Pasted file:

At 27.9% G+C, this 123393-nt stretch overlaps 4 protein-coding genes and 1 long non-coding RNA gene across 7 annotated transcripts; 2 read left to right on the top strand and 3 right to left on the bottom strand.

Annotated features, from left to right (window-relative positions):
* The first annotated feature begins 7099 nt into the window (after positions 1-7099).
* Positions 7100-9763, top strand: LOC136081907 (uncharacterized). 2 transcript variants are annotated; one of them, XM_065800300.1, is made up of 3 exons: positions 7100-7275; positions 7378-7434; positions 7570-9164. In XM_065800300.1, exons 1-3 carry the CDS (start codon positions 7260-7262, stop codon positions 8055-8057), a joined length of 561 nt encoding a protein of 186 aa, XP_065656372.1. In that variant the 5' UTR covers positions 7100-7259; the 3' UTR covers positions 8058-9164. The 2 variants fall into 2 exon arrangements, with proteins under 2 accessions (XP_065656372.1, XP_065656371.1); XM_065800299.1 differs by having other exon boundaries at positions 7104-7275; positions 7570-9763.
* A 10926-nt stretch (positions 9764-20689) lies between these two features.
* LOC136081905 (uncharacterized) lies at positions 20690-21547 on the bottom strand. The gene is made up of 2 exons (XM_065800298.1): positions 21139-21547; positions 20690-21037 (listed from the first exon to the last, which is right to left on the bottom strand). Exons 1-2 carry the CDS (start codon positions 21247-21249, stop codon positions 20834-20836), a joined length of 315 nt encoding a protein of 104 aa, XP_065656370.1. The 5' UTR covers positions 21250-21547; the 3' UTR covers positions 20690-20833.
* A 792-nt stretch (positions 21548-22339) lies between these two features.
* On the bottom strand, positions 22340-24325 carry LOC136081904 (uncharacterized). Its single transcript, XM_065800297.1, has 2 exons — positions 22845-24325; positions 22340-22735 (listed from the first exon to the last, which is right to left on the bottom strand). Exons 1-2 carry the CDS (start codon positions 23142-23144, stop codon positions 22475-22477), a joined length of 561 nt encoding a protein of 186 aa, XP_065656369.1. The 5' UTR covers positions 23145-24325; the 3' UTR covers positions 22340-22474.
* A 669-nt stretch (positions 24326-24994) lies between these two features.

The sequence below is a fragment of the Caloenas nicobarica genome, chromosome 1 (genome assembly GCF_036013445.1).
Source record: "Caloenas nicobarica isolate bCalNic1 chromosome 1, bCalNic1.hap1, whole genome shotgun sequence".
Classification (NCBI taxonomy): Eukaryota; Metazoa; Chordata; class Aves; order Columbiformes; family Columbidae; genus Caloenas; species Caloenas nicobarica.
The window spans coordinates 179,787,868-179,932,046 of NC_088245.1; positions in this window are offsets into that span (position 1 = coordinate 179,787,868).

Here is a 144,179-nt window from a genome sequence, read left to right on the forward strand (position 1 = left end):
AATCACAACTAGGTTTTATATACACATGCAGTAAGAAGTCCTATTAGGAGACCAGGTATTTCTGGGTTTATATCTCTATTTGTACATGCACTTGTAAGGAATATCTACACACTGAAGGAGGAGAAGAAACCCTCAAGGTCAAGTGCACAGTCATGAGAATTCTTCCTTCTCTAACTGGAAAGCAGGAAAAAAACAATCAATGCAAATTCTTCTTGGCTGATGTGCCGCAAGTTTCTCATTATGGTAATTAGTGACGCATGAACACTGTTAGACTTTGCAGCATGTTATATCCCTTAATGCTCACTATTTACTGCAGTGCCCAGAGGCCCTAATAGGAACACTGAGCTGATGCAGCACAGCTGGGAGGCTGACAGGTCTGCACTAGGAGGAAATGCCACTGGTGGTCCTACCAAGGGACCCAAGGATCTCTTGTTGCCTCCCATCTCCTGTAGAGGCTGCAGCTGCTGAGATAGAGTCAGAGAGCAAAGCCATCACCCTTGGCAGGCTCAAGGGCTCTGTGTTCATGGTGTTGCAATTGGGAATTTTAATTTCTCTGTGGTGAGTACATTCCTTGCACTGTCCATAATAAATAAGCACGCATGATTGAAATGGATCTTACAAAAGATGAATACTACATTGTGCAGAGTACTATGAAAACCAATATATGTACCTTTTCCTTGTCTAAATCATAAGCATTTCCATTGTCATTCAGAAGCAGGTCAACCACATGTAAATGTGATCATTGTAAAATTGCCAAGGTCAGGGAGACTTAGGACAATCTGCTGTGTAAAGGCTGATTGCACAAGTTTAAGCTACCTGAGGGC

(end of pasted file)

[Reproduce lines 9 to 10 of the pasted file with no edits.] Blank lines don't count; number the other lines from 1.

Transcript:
* A 669-nt stretch (positions 24326-24994) lies between these two features.

The sequence below is a fragment of the Caloenas nicobarica genome, chromosome 1 (genome assembly GCF_036013445.1).